The Research Institute focuses on basic questions and fundamental concerns of the human person. Its interdisciplinary research work is concerned with the biological, medical, psychological, social and inner nature and variety of the human experience throughout the lifespan, including death and dying.
One focus is the advancement of the meaning- and person-oriented psychological and psychotherapeutic research tradition founded by the Viennese psychiatrist, neurologist and existential philosopher Viktor E. Frankl (1905-1997), i.e. logotherapy and existential analysis, and its intellectual predecessors, such as Max Scheler (1874-1928), Rudolf Allers (1883-1963).
Another focus is on medical ethics and philosophical and moral questions in medicine, healthcare and disability studies and the question on how to further a new discourse on the personhood and acknowledgement of the social and existential concerns of medically marginalized groups (such as the mentally ill, those affected by dementias and other cognitive disorders, and others with special needs).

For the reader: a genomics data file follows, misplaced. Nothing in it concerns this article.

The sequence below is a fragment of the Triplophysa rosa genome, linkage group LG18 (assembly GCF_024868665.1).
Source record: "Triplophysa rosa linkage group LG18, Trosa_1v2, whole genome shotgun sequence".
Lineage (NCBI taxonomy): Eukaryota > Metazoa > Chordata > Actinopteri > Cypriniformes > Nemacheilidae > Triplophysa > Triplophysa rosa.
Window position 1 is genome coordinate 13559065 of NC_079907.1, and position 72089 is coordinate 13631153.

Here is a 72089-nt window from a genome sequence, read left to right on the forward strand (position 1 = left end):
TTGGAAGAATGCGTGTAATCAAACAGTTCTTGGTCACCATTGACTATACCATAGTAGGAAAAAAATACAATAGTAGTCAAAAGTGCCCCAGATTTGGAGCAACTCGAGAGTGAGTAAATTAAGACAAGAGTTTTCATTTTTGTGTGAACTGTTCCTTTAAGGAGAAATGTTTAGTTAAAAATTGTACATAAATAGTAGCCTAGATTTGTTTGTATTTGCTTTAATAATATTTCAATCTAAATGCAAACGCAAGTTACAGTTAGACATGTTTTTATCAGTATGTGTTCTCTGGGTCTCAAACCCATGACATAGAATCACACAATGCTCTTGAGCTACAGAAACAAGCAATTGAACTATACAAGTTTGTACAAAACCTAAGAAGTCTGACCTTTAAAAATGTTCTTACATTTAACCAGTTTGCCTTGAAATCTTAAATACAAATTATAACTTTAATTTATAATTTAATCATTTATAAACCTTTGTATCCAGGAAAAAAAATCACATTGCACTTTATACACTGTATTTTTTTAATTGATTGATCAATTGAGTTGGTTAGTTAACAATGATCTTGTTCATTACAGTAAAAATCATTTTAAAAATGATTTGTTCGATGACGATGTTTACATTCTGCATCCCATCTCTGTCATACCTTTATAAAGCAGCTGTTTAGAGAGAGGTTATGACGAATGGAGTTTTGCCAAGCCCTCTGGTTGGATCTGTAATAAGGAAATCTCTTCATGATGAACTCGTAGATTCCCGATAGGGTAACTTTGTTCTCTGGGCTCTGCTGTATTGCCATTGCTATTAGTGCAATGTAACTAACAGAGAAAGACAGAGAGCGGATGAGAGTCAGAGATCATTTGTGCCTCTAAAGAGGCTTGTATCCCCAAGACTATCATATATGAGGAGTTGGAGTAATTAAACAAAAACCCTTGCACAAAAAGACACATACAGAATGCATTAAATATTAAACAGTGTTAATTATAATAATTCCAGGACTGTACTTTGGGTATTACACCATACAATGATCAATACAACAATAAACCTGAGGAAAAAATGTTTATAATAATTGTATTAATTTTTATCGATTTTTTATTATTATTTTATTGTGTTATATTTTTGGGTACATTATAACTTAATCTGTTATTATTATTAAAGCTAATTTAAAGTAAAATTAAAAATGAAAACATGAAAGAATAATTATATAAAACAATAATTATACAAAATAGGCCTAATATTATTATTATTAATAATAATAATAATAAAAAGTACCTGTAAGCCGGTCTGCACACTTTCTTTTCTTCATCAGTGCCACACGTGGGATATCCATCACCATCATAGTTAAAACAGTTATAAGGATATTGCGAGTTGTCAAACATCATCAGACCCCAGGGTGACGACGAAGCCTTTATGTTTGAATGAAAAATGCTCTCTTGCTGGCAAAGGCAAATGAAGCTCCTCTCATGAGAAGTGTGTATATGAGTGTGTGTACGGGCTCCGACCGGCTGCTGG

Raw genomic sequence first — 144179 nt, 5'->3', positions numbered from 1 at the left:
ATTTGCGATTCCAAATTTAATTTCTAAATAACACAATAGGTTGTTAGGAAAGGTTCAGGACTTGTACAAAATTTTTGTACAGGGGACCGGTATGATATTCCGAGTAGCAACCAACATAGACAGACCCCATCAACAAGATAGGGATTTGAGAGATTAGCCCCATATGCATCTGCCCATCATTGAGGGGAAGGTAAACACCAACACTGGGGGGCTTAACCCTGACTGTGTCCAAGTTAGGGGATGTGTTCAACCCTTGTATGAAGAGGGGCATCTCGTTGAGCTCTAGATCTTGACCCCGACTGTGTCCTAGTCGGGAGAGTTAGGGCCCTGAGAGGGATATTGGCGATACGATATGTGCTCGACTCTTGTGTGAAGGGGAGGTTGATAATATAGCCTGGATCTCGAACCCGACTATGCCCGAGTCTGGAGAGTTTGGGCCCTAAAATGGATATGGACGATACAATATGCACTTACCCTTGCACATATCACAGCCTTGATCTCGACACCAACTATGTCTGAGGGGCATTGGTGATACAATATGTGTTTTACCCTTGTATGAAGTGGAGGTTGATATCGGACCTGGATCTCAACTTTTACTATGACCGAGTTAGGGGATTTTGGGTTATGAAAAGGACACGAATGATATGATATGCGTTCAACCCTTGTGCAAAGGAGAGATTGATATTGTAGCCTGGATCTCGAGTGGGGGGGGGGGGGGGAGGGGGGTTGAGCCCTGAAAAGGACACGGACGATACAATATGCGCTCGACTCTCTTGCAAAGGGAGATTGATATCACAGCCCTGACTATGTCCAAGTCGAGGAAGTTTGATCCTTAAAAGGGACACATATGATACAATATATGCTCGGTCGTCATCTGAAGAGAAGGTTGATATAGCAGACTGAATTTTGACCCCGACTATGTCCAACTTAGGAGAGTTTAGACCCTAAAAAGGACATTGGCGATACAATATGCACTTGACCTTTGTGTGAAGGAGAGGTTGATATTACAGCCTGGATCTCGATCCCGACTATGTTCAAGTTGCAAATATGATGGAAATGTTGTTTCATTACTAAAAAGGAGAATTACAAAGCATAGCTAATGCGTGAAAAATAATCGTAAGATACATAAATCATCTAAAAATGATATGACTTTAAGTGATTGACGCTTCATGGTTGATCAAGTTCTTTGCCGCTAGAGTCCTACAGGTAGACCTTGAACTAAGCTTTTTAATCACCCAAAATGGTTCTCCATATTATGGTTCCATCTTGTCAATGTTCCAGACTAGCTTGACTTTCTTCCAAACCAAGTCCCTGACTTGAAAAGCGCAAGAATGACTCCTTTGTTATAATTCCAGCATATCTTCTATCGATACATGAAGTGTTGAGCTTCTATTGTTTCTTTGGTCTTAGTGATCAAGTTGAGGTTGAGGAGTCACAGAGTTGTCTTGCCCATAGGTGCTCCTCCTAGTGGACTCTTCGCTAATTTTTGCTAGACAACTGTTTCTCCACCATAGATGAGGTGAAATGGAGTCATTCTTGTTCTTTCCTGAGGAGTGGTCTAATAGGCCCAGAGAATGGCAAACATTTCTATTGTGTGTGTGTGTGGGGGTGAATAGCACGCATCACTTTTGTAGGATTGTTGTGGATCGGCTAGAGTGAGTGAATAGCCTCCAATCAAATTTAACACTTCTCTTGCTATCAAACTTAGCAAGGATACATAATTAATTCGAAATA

Currently, a large portion of the research deals with the psychology of death and dying. We study the psychological and inner experience of dying as well as the ontology of personhood as it emerges in the context of death and dying. The Institute also conducts interdisciplinary research on terminal lucidity (i.e. unexpected cognitive lucid episodes in dying patients), having published some of the hallmark contemporary studies on the subject.
Last not least, ongoing work at the Research Institute tries to build a conceptual bridge between older philosophical and theological concepts (such as interpersonal mercy, generosity, meaningful sacrifice, communitas and caritas) and contemporary psychological discourse, thereby attempting to broaden the current lanscape of psychological theory building in favour of a cultural and social renewal.